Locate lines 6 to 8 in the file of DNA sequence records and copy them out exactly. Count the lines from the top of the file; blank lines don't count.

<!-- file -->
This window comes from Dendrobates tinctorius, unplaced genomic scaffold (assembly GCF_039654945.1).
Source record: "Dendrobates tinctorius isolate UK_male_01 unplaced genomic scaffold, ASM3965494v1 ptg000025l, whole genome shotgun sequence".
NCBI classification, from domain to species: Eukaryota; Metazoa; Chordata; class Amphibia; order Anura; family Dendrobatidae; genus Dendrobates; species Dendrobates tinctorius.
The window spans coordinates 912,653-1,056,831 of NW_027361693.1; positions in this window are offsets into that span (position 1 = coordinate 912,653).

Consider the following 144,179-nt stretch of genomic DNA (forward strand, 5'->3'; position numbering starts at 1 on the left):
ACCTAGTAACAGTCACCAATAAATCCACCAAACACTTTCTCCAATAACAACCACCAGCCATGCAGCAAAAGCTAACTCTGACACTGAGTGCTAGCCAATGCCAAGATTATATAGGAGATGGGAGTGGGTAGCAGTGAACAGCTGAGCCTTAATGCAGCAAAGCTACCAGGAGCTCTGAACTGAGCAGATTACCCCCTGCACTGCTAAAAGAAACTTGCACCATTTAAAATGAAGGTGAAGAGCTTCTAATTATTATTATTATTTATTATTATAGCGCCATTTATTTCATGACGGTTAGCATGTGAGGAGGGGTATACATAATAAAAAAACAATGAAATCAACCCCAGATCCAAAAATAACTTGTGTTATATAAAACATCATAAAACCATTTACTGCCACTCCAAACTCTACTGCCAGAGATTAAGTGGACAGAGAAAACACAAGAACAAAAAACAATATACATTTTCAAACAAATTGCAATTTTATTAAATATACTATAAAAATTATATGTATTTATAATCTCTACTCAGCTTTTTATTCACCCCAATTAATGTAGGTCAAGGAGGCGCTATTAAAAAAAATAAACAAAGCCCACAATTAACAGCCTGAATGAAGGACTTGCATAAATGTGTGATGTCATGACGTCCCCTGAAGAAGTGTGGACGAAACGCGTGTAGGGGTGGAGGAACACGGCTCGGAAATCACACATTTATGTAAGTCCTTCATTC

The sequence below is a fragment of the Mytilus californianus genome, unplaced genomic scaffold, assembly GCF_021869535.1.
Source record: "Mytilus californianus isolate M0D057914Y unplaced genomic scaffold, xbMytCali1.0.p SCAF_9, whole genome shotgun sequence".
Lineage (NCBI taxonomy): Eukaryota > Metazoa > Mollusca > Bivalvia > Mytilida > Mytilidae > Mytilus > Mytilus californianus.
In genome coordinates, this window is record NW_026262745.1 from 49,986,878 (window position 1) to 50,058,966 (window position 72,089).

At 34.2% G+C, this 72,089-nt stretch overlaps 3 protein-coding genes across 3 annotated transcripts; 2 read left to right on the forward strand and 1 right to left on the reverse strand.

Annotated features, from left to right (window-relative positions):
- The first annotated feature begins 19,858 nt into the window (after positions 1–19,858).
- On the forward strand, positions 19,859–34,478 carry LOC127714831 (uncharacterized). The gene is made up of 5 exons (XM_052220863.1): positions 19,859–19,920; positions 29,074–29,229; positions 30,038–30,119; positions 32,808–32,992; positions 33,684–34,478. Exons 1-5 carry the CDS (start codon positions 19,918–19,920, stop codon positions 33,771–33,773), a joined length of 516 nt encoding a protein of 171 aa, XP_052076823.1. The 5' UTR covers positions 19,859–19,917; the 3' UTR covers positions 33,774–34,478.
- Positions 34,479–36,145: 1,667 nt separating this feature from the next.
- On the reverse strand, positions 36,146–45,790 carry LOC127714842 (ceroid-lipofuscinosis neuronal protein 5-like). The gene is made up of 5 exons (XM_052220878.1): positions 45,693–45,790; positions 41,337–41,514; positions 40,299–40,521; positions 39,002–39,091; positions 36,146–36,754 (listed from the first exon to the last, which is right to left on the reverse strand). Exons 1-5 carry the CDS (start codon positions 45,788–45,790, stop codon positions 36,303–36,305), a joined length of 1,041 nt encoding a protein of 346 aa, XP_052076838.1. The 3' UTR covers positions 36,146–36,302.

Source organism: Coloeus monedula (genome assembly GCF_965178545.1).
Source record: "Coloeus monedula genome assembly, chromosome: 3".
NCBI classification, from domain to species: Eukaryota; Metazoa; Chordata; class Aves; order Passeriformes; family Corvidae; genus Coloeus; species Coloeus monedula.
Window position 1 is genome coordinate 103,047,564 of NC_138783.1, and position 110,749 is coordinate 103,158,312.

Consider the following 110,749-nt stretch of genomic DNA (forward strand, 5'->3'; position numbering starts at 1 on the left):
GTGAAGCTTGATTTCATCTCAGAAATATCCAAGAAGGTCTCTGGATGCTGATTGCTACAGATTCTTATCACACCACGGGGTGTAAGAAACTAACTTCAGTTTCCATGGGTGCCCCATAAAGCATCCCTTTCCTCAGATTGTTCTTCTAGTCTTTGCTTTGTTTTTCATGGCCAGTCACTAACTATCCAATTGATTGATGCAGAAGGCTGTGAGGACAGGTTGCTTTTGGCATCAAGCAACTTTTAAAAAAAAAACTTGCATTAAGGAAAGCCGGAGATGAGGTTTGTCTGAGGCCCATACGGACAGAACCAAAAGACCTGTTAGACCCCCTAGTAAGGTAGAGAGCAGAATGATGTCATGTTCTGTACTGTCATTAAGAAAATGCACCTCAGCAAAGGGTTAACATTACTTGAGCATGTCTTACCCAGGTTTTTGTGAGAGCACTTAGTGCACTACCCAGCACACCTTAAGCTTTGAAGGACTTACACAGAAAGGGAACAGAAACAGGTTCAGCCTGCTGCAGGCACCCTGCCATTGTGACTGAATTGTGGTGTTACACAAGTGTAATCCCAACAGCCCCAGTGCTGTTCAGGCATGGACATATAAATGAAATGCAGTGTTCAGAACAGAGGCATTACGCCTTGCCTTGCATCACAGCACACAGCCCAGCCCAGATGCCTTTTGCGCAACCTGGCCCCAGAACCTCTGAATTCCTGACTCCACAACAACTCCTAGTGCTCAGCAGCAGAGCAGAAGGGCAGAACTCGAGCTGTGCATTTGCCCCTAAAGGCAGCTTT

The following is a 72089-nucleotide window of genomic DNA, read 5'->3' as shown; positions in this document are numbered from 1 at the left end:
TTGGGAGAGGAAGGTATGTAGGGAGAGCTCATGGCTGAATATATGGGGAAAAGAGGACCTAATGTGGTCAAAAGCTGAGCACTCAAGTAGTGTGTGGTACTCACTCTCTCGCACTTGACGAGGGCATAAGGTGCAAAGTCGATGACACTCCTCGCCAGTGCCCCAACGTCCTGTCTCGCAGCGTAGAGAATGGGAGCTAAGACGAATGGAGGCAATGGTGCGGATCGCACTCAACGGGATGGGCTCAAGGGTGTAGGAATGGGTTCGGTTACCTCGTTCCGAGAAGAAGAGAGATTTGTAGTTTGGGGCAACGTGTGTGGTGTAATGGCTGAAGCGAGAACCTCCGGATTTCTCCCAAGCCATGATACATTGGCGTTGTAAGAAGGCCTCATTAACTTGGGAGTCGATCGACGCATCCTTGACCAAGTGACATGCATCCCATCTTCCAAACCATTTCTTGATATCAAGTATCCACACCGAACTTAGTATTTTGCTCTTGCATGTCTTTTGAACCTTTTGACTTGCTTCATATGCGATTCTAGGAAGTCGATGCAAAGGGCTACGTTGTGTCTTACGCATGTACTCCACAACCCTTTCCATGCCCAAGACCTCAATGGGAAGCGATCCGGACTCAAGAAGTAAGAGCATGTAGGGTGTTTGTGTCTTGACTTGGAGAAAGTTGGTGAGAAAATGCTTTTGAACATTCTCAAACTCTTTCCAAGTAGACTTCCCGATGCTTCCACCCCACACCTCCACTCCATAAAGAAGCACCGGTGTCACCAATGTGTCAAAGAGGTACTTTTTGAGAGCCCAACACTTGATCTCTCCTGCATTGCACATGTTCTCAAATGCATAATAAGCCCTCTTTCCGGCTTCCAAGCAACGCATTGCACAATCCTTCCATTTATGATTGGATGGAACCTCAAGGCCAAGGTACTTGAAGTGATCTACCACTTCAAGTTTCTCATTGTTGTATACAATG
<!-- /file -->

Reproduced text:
ACCTAGTAACAGTCACCAATAAATCCACCAAACACTTTCTCCAATAACAACCACCAGCCATGCAGCAAAAGCTAACTCTGACACTGAGTGCTAGCCAATGCCAAGATTATATAGGAGATGGGAGTGGGTAGCAGTGAACAGCTGAGCCTTAATGCAGCAAAGCTACCAGGAGCTCTGAACTGAGCAGATTACCCCCTGCACTGCTAAAAGAAACTTGCACCATTTAAAATGAAGGTGAAGAGCTTCTAATTATTATTATTATTTATTATTATAGCGCCATTTATTTCATGACGGTTAGCATGTGAGGAGGGGTATACATAATAAAAAAACAATGAAATCAACCCCAGATCCAAAAATAACTTGTGTTATATAAAACATCATAAAACCATTTACTGCCACTCCAAACTCTACTGCCAGAGATTAAGTGGACAGAGAAAACACAAGAACAAAAAACAATATACATTTTCAAACAAATTGCAATTTTATTAAATATACTATAAAAATTATATGTATTTATAATCTCTACTCAGCTTTTTATTCACCCCAATTAATGTAGGTCAAGGAGGCGCTATTAAAAAAAATAAACAAAGCCCACAATTAACAGCCTGAATGAAGGACTTGCATAAATGTGTGATGTCATGACGTCCCCTGAAGAAGTGTGGACGAAACGCGTGTAGGGGTGGAGGAACACGGCTCGGAAATCACACATTTATGTAAGTCCTTCATTC

The sequence below is a fragment of the Mytilus californianus genome, unplaced genomic scaffold, assembly GCF_021869535.1.
Source record: "Mytilus californianus isolate M0D057914Y unplaced genomic scaffold, xbMytCali1.0.p SCAF_9, whole genome shotgun sequence".